Durham County Council boss Simon Henig has asked senior officers to find a way to force Dominic Cummings to pay tens of thousands of pounds of backdated council tax.

Lancashire Telegraph sister title, The Northern Echo, exclusively reports that “two properties, including the Mr Cummings’ notorious ‘lockdown cottage’, at the family farm near Durham, were built in breach of planning regulations and are now liable for council tax”, and that senior officers have been instructed to “find a way” to force him to pay up.

It previously emerged that council tax charges on two properties owned by Dominic Cummings will not be backdated to when the homes were built, giving the government adviser the equivalent to a "30k tax break".

Councillor Simon Henig told the paper: “It seems that anyone working for the Prime Minister is exempt from the rules that apply to the rest of us.

“I have asked that all options to appeal this decision be considered.”

According to the paper, an investigation by the Valuation Office Agency (VOA) found that the charges at North Lodge Farm, off the A167, which amount to around £3,000 a year, would not be backdated to 2002 when Mr Cummings carried out the conversion.

Earlier this year Mr Cummings was accused of being “above the law” when he was found to have travelled in breach of lockdown rules whilst showing coronavirus symptoms.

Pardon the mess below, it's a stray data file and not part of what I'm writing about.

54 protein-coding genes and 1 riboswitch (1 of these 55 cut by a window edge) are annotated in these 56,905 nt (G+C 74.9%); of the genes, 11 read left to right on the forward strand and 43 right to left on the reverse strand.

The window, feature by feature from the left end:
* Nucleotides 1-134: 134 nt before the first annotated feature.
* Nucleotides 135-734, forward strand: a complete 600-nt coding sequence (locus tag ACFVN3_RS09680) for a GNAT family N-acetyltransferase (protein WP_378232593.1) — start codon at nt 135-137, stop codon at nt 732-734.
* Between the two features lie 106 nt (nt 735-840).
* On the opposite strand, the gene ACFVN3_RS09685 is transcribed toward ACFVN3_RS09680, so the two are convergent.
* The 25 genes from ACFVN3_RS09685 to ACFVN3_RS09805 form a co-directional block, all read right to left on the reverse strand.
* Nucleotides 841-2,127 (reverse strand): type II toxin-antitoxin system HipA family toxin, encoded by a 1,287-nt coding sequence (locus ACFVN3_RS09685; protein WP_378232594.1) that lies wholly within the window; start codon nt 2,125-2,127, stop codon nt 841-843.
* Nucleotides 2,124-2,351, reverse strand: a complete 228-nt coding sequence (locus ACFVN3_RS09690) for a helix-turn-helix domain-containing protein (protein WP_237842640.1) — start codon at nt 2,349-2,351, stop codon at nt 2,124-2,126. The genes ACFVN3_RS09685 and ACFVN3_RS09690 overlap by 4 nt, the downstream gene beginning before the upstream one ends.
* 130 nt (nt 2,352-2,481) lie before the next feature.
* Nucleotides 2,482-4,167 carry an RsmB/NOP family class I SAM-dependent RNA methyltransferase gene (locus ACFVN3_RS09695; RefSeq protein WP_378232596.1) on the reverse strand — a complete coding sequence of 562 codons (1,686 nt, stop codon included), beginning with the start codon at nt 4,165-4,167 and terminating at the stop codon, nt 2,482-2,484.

The Prime Minister’s senior adviser drove from London to Durham to isolate with his family during the lockdown, and subsequently took a trip to Barnard Castle to see if he was fit enough to drive before returning to the capital.

Today, the Northern Echo reports that Cllr Henig said he was acting out of a sense of “fairness” after the VOA's decision.

According to the paper, Cllr Henig requested that chief officers look into all possible options for an appeal of the national decision and has said that the VOA ruling should be justified in Parliament.

Cllr Henig added: “As a party that is committed to fairness, as soon as we were aware of a potential breach in regulations at North Lodge, council officers were instructed to investigate the matter.

“In turn, Durham County Council alerted the Valuation Office Agency, which provided details of the required changes in respect to property.

“However, while there have been historical breaches of planning and building control regulation, which date back to the time of the former Durham City Council, the current council was unable to take enforcement action due to the amount of time that had elapsed.

“People will want to know how, once again, the Government’s senior adviser is avoiding facing any consequences for breaching a set of regulations to which everyone else is expected to adhere.”

Furthermore, it is imperative that the Valuation Office Agency be made accountable for this decision in Parliament so that public confidence in the council tax system be maintained.”

The VOA, which is part of HM Revenue and Customs, said in a statement to the Northern Echo: “We treat all council taxpayers equally and in accordance with the law.

“Changes to show multiple self-contained units would not be backdated.

“If the property has remained in your ownership during the period when any changes were made there would not typically be backdated liabilities.”